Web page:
I truly believe 99% of people who consider themselves actors, have no idea how difficult it is to be a producer. From the moment I wake up, until the moment I try to go to sleep, there is a constant, low droning voice talking in my head: “I have to find the money… I have to find the money…” Sometimes that voice is loud. Sometimes it’s soft, but it is ALWAYS playing on a loop. It’s never not playing.
Money is always the priority. Without the money, there is no movie. The budget can be $100,000 or it can be $5,000,000. There is never a moment when I’m not looking for investors and never a moment when I’m not having to take care of an investor who is on the fence about possibly investing. My life is shaking monkeys out of trees and keeping a thousand balls in the air.
Once I get the money, casting becomes crucial. Finding a great crew who is willing to work cheap. Budgeting, scheduling, production and months of post-production. Then marketing and festivals and the bane of everyone’s existence: distribution.
I started off my career in casting, working with Cynthia Stillwell in 1991 on the TV show I’LL FLY AWAY. I was an extra and in a very short period of time, was bumped to a casting assistant. I worked my way through college in casting and doubling for actors in films like Matthew Modine and Neil Patrick Harris.
I graduated and went to work at TBS in the non-fiction series and specials department and eventually went back into casting. I started a theatre company that worked out of 7 Stages and the 14th Street Playhouse. And then I moved to LA.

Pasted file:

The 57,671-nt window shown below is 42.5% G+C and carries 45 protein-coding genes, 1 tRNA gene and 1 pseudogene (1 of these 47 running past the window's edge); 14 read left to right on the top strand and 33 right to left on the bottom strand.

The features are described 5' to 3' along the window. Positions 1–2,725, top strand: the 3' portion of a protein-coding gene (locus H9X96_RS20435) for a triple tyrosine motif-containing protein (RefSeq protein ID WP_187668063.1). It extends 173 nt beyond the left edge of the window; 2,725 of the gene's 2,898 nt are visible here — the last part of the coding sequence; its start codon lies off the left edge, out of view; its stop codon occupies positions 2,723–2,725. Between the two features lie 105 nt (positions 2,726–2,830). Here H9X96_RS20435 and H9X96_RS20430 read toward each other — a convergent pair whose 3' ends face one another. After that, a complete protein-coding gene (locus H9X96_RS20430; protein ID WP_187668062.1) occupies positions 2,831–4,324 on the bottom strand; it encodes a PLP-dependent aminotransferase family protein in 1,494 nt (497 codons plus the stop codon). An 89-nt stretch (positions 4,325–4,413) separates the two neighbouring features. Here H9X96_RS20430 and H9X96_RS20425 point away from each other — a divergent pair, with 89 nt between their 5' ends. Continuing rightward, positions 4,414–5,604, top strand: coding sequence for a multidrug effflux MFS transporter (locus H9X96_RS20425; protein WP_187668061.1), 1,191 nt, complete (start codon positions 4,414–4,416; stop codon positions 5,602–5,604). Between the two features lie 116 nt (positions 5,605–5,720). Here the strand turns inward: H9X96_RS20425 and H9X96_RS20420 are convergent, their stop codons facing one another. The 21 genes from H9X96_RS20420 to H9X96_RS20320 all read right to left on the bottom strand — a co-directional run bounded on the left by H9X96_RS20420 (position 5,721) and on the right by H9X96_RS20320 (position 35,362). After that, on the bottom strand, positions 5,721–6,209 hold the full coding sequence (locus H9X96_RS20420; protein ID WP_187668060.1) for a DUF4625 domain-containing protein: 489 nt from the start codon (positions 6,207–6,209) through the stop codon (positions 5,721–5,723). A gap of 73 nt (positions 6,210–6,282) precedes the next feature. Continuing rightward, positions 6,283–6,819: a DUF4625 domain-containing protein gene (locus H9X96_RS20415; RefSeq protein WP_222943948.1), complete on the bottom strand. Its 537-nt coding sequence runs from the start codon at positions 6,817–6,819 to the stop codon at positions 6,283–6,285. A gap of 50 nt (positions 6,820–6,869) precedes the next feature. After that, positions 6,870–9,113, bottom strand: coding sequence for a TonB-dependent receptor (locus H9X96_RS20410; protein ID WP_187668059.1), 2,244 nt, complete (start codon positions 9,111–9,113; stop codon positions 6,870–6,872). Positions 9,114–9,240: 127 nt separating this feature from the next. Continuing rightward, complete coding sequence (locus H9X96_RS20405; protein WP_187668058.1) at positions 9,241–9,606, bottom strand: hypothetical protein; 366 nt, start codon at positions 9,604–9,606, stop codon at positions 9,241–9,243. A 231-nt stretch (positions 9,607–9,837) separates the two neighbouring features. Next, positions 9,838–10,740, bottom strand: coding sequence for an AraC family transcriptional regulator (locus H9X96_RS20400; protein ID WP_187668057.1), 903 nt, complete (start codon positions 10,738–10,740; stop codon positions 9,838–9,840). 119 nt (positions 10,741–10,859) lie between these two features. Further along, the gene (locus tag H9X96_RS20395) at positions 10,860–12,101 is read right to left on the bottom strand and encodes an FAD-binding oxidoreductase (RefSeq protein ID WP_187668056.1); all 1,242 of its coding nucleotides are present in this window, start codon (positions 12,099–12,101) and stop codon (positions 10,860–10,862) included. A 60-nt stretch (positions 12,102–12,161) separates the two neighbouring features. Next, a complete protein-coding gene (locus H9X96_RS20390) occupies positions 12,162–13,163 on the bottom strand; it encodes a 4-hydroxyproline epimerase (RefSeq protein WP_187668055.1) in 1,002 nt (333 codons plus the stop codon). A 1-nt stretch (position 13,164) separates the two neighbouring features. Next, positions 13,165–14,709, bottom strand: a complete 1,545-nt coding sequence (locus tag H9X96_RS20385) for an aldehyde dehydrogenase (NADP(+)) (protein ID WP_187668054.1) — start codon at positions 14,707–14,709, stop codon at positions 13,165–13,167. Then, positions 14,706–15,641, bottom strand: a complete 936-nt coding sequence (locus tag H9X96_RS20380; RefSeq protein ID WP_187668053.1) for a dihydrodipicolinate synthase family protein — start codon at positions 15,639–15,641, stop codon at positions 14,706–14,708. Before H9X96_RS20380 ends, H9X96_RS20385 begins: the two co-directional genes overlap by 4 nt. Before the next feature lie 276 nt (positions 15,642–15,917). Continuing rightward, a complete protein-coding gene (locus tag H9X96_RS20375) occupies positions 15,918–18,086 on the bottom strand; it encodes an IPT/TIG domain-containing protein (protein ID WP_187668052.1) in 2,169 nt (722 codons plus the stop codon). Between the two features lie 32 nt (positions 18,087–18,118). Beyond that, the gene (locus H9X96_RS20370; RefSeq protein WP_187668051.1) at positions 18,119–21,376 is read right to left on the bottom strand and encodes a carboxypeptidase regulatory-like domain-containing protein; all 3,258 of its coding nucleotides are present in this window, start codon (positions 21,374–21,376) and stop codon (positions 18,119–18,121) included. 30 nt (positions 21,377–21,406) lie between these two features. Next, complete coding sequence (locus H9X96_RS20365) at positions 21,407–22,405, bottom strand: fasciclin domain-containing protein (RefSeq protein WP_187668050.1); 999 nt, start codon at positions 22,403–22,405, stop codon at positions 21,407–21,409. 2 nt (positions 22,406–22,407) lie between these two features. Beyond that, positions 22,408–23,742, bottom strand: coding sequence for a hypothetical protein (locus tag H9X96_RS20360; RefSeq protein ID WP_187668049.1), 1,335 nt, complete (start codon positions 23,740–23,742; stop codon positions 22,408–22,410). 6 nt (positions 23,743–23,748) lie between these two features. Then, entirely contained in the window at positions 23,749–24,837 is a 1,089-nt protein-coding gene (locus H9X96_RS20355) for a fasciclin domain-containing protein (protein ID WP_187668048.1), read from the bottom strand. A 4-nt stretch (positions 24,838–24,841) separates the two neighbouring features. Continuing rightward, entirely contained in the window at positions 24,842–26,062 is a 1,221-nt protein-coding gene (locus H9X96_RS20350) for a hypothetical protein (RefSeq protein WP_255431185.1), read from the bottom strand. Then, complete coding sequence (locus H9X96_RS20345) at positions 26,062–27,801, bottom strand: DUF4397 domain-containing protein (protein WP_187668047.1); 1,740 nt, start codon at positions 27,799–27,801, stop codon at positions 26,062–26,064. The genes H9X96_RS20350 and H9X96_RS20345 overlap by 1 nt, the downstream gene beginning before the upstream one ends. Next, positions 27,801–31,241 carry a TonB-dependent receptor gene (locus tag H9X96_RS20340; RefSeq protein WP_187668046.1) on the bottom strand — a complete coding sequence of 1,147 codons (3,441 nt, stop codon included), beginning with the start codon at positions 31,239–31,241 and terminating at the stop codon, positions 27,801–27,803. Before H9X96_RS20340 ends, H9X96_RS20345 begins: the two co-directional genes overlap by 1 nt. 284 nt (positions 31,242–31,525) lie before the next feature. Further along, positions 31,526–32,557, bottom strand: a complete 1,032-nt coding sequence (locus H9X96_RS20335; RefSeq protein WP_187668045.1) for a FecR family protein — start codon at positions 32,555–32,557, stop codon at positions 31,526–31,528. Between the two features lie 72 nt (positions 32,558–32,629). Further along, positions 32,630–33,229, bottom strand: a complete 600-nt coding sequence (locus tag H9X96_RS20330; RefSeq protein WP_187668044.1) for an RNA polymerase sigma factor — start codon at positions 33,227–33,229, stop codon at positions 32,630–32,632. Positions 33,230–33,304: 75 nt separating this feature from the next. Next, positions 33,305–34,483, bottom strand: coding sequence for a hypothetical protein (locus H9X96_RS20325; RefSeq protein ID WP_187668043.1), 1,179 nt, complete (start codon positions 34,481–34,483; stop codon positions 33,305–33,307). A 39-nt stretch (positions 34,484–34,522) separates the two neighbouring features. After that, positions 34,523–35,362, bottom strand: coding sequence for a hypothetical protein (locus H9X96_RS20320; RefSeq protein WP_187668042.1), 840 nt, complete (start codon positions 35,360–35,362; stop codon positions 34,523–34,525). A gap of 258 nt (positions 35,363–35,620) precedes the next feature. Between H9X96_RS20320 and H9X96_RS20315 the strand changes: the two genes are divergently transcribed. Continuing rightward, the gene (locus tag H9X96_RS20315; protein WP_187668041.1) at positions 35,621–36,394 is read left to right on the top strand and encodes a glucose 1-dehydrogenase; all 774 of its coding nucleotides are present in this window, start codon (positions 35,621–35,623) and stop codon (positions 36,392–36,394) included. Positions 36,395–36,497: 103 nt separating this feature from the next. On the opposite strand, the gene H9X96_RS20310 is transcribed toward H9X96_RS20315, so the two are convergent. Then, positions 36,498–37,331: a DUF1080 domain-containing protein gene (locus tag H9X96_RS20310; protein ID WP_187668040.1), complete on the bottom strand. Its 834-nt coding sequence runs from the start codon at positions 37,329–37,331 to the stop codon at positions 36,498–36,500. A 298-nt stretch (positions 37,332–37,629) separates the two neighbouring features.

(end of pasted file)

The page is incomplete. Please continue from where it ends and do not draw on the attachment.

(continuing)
I lived in LA for 13 years, working at Central Casting and handling nearly 100 TV shows and films such as ALIAS, CROSSING JORDAN, COLD CASE, AMERICAN DREAMS, JUDGING AMY, CATWOMAN, MISS CONGENIALITY 2, WHITE OLEANDER, SCARY MOVIE 2, and SPIDER-MAN. I also worked in reality television, but spent the better part of five years writing scripts for people who didn’t know what they were doing and were optioning them “for free,” thus tying them up and unavailable for people who DID know what they were doing.
It wasn’t until my friend Adam Cuculich said, “you should just start making your own movies,” that the light went off. He was right. I was smarter than the people I was giving my scripts away to NOT get made.
I started producing my own projects about three years ago. I started by researching and writing a biopic about Joey Stefano, a porn star, who died of a drug overdose in 1994. I spent two years flying all over the country to interview the real life people and gained their trust so when it came time to shoot the film, I would have their support.
This led me writing a few horror movies and finally producing and directing my own short films (all of which went on to win awards), a web series (PROJECT: PHOENIX, which premieres in April) and my feature film BIRTHDAY CAKE, which continues to win awards on the festival circuit and will be released on May 20, 2014.
I moved back to Atlanta in October of last year and I am beyond excited to have three feature films prepping to shoot in Georgia before the end of summer. However, my wipe board in my loft in Atlanta, currently has 15 projects in various states of work: from development and script stage, pre-production, post production and into distribution.
And every morning, I wake up to fifteen projects screaming, “I have to find the money…”
Recently Charles Judson asked “what can filmmakers do to help actors” and the responses (GA Actors Tell GA Filmmakers What They Want) were very informative. I was a part of the response team and we all agreed with each other that communication is key and we want good, strong rich characters with good scripts.
But as a producer, I would like to share some of the things ACTORS can do to help FILMMAKERS.
HAVE A SOCIAL MEDIA PRESCENCE
In the low budget world, it’s all about social media. I need actors who can act, but who also have a presence on social media. Their participation in Kickstarter and Indiegogo campaigns are essential to the success of getting the money.